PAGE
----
Thursday, July 30, 2009

SoHo Crime, Bitter Lemon Press, and Sergio Bizzio's Rage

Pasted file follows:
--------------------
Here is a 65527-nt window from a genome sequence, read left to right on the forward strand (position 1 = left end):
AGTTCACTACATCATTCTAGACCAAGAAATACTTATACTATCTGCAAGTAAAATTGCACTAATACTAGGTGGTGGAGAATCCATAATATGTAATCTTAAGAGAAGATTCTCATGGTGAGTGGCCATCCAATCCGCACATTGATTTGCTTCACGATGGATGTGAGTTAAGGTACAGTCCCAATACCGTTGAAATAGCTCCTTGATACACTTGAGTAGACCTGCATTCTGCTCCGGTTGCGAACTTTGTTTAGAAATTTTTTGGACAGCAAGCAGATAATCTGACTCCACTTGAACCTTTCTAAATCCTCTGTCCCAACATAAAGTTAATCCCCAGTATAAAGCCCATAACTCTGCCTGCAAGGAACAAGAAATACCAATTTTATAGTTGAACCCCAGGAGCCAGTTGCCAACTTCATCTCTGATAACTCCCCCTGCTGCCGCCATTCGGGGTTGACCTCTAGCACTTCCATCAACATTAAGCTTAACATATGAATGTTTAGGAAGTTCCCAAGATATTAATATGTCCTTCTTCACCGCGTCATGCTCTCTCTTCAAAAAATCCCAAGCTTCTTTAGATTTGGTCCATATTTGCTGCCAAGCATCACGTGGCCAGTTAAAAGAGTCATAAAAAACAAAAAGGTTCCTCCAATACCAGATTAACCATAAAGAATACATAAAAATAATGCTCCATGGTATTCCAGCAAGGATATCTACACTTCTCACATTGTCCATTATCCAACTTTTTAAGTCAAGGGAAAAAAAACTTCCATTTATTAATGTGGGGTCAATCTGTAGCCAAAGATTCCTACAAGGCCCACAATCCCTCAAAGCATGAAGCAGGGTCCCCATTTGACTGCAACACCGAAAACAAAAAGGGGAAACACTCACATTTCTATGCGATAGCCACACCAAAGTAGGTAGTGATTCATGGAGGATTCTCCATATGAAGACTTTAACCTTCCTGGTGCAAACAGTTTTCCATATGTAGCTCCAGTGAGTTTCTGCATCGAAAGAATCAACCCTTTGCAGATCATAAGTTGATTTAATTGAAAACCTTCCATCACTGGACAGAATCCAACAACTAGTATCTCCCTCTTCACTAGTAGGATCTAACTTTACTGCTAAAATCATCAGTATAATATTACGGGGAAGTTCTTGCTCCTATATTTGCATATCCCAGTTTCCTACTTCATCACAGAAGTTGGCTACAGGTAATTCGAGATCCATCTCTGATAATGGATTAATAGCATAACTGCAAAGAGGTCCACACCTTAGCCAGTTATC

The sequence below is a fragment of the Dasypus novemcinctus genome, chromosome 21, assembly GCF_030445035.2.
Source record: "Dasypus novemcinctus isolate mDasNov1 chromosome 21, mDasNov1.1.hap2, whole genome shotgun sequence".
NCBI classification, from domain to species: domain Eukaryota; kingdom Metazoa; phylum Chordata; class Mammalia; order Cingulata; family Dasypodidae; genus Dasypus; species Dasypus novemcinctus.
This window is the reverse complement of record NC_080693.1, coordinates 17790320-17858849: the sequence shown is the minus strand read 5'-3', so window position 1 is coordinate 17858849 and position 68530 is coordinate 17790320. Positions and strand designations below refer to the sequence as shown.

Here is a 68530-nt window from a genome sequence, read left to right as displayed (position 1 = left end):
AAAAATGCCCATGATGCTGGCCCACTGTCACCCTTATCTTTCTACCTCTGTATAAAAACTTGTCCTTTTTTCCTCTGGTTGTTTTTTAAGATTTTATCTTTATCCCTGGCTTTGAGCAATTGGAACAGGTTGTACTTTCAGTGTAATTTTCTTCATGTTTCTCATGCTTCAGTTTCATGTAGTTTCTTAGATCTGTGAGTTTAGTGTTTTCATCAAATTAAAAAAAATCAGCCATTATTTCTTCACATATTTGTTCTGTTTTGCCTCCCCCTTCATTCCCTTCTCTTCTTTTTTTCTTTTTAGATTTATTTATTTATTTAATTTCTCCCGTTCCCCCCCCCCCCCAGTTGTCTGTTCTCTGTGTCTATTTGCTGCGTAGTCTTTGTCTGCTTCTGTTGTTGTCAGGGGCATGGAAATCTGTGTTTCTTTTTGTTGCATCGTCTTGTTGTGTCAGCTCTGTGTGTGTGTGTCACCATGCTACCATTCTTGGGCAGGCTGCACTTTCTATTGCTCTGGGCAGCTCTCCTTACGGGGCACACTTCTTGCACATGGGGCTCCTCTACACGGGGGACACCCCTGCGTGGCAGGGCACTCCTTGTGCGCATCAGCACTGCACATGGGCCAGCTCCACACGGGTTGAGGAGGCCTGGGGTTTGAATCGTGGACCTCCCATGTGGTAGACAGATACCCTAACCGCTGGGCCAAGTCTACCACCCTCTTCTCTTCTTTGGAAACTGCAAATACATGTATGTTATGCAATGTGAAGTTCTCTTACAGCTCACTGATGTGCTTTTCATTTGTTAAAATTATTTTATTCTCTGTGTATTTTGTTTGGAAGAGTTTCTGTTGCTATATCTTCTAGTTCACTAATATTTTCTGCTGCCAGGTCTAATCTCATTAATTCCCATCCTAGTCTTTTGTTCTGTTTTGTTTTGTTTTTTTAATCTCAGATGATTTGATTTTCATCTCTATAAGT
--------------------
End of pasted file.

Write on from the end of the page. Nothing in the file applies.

SoHo Crime in the U.S. and Bitter Lemon Press in the U.K. are two of the leading independent publishers of international crime fiction in English. Their lists overlap a bit (both publish Garry Disher) and both publish novels that are detective-oriented and books that are more in the line of psychological novels (thrillers isn't really an adequate word), though SoHo's list tilts toward the detectives and Bitter Lemon's list tilts toward the psychologicals. The newly translated (by Amanda Hopkinson) Argentine novel Rage by Sergio Bizzio (from Bitter Lemon) is definitely in the latter category. The cover announces that it's to be made into a movie by Guillermo del Toro, and that's no surprise: the claustrophobic and high-concept novel hearkens back to early-20th-century expressionist writing in several ways. It's focused on the working class (as many of the expressionist writers were), it includes a hallucinatory (though also ordinary) architecture as its primary setting), and its effect is rather more like reading a ghost story or a fairy tale than reading a crime novel. In some ways it's a combination of the Phantom of the Opera and one of Francis Carco's gritty novels of lower-class Paris. There's also a hint of gender confusion in a couple of spots, one being that the primary character, José Maria, is most often called Maria. He's a construction worker who falls in love with a maid, Rosa, who works in a mansion near his current construction site. The novel actually begins with a suggestion of pornography, Maria suggesting a sex act that Rosa is reluctant to perform, in one of their rare moments together in a room-by-the-hour hotel. the tone shifts away from porn, though, when Maria goes on the run, pursued for the murder of his boss; instead of running way he runs in: he hides in the attic of the house where Rosa lives and works, but without telling her. The rest of the book narrates the scenes and sounds that Maria witnesses as he sneaks up and down staircases, through hallways of upper stories, and occasionally down to the ground floor, spying on Rosa and her employers and occasional visitors. The crimes that occur in the house, including rape and murder, are a less important aspect of the novel's texture than Maria's daily effort to survive undetected. As I said, it's easy to imagine del Toro's attraction for the story, given that director's interest in and skill with labyrinthine tales (both in scene and psychology). Bizzio's evocation of Maria-the-phantom's scurrying journeys and his glimpsed and overheard narrative is vivid, though I did find my attention lapsing now and then; it is, after all, a very high concept story--you either buy into the conceit or you don't; you're either in or out, there's no halfway. The same was true to some extent with some other Bitter Lemon books, Blackout (by Gianluca Morozzi, also to be made into a movie), for instance--though Blackout leads up to a plot twist while Rage moves forward with a kind of inexorable rhythm toward an almost inevitable conclusion foretold by a pun or double meaning in the original Spanish title that I can't explain without giving too much away. I'd definitely be interested in other books by Bizzio (and in the del Toro film), though Rage (in spite of the murder and mayhem) isn't the kind of crime novel I usually look for. Thanks are due to Bitter Lemon for stretching my reading horizons as well as for the high quality of their entire crime list.